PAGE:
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Minister Haavisto: The Foreign Ministry has the first “corruption button” - Permanent Mission of Finland, Geneva : Current Affairs : Ministry for Foreign Affairs News


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Press Releases, 6/3/2014 | Ministry for Foreign Affairs of Finland

Minister Haavisto: The Foreign Ministry has the first “corruption button”

Press Release 131/2014
3 June 2014

On 3 June the Ministry for Foreign Affairs took into use an online service that anyone can use to report suspicions of abuse in relation to development cooperation. The service is the first of its kind in the Finnish state administration.

“Now anyone who suspects abuse involving development cooperation has the opportunity to press the red button, so to speak. Here the Ministry for Foreign Affairs leads the way for the entire state administration,” Minister for International Development Pekka Haavisto says.

“Citizens must be able to trust that development cooperation funds go for the right purpose. That’s why the threshold for reporting has been made as low as possible.”

Notification can be given at The service operates in Finnish, Swedish and English. If necessary, notification can also be given anonymously.

Haavisto believes that, like with other transparency, the new system will have a preventative effect.

“In negotiations on cooperation, too, we emphasize that we have zero tolerance concerning abuse and easy systems available where suspicions of abuse can be reported. The more open the work is, the less temptation there is for any kind of wrongdoing,” Haavisto emphasizes.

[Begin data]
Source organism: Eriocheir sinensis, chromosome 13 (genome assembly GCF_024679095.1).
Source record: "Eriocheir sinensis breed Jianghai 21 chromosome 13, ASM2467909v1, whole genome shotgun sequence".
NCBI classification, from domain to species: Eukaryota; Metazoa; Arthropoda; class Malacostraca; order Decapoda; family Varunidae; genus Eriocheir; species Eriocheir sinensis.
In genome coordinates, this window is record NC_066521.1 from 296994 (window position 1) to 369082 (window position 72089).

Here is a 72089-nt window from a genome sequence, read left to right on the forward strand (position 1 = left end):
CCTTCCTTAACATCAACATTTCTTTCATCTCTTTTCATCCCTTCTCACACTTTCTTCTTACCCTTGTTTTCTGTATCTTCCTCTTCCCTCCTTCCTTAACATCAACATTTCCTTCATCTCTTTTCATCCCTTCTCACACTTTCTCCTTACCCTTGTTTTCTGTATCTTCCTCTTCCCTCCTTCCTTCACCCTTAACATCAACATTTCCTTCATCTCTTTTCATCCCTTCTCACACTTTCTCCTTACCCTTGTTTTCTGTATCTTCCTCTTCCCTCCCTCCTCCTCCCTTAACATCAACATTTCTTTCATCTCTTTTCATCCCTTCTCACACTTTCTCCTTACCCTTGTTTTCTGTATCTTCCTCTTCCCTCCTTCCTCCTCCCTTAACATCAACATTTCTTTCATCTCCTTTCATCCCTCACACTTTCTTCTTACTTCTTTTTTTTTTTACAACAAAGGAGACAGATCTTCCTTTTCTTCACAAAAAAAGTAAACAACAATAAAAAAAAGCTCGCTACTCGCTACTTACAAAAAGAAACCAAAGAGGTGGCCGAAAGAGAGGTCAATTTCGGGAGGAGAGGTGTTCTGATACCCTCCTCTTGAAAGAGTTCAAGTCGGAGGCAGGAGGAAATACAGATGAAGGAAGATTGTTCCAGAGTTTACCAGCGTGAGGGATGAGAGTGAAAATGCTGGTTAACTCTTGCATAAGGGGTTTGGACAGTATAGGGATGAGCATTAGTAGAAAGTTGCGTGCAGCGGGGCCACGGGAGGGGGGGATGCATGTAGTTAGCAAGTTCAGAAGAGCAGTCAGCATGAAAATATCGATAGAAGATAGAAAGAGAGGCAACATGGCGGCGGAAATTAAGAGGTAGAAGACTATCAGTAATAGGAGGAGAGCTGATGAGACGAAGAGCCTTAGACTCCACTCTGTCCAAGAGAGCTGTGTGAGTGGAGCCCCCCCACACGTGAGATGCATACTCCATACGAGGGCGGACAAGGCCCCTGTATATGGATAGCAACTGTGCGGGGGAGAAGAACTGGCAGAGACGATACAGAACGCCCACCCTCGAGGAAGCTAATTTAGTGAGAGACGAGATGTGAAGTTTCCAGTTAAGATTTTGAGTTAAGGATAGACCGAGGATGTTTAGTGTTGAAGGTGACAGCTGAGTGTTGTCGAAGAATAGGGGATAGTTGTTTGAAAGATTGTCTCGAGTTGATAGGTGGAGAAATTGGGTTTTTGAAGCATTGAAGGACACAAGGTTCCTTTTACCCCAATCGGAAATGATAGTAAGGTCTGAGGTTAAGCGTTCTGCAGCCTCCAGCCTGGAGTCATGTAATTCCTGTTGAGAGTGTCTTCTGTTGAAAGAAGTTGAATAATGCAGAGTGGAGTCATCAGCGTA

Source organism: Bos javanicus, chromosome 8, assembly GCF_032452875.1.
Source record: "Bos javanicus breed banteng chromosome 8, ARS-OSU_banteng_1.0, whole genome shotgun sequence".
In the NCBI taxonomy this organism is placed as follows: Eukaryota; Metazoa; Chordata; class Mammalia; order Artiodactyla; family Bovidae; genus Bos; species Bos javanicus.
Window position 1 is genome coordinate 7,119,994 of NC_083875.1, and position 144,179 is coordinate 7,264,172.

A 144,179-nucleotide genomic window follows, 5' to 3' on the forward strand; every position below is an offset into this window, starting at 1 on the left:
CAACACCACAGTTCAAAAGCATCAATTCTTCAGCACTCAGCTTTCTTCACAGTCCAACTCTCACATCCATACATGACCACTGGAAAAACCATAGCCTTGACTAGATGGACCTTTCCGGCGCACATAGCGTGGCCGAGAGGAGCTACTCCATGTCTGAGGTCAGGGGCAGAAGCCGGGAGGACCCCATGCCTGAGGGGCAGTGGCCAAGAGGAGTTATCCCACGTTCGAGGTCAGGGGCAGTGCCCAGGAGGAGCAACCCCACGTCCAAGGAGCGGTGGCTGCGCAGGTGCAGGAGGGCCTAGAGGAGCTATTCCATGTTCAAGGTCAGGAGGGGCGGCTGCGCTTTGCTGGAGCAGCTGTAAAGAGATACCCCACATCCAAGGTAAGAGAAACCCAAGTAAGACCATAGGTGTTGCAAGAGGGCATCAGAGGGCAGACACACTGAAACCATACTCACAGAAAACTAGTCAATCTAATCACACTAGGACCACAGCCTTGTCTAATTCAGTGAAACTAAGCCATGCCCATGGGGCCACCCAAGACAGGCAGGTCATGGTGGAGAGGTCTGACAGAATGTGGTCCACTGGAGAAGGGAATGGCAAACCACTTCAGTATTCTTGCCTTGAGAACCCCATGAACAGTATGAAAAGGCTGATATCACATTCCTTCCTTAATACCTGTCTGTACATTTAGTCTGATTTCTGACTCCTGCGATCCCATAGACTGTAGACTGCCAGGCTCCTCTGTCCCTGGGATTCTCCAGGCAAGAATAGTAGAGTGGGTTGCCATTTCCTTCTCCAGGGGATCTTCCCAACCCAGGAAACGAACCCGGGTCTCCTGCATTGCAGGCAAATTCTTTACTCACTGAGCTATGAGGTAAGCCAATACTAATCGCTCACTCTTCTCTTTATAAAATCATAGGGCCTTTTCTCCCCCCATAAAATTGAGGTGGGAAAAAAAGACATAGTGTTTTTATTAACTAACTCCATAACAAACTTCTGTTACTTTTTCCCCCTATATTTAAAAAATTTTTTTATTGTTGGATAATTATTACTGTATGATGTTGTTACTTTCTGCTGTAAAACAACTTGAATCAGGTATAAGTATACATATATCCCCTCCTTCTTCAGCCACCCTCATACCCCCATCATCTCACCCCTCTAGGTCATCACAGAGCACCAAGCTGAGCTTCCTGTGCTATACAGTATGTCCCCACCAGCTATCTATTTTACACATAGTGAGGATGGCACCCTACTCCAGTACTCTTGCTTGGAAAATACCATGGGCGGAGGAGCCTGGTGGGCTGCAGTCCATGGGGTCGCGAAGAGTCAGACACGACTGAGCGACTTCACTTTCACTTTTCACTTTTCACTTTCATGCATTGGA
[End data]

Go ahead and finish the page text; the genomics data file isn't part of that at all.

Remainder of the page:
Misuse of development cooperation funds has been tackled thus far as well, and all suspicions are investigated.

“Finland has already dealt with suspicions of abuse and, compared to many other European countries, has quickly published abuses that have come to light. We have even received phone calls from abroad and questions have been asked about cases that Finland has reported while all other financiers have not,” Haavisto continues.

The online service intensifies intervening in cases of abuse and improves risk management in development cooperation.

“Many developing countries have improved their own systems to the extent that notification can also be given through them. This is what happened recently in Tanzania. When necessary, misused funds will be recovered,” Haavisto explains.

In relation to development cooperation on the whole, the share of verified cases of abuse has been small: an estimated 1–2 per mille of all funds used for development cooperation in recent years. 

The other Nordic countries have a similar notification system in use. The Swedish whistleblower system received 31 notifications in 2012 and the corresponding Norwegian service 35. Denmark has received 90 notifications since 2005.

Additional information: Milma Kettunen, Press Attaché to Minister Haavisto, mobile tel. +358 40 522 9869; Deputy Director General Riikka Laatu, Department for Development Policy, tel. +358 295 350 970; and Jaakko Jakkila, Advisor – Democracy and Good Governance, tel. +358 295 351 511

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Updated 6/3/2014

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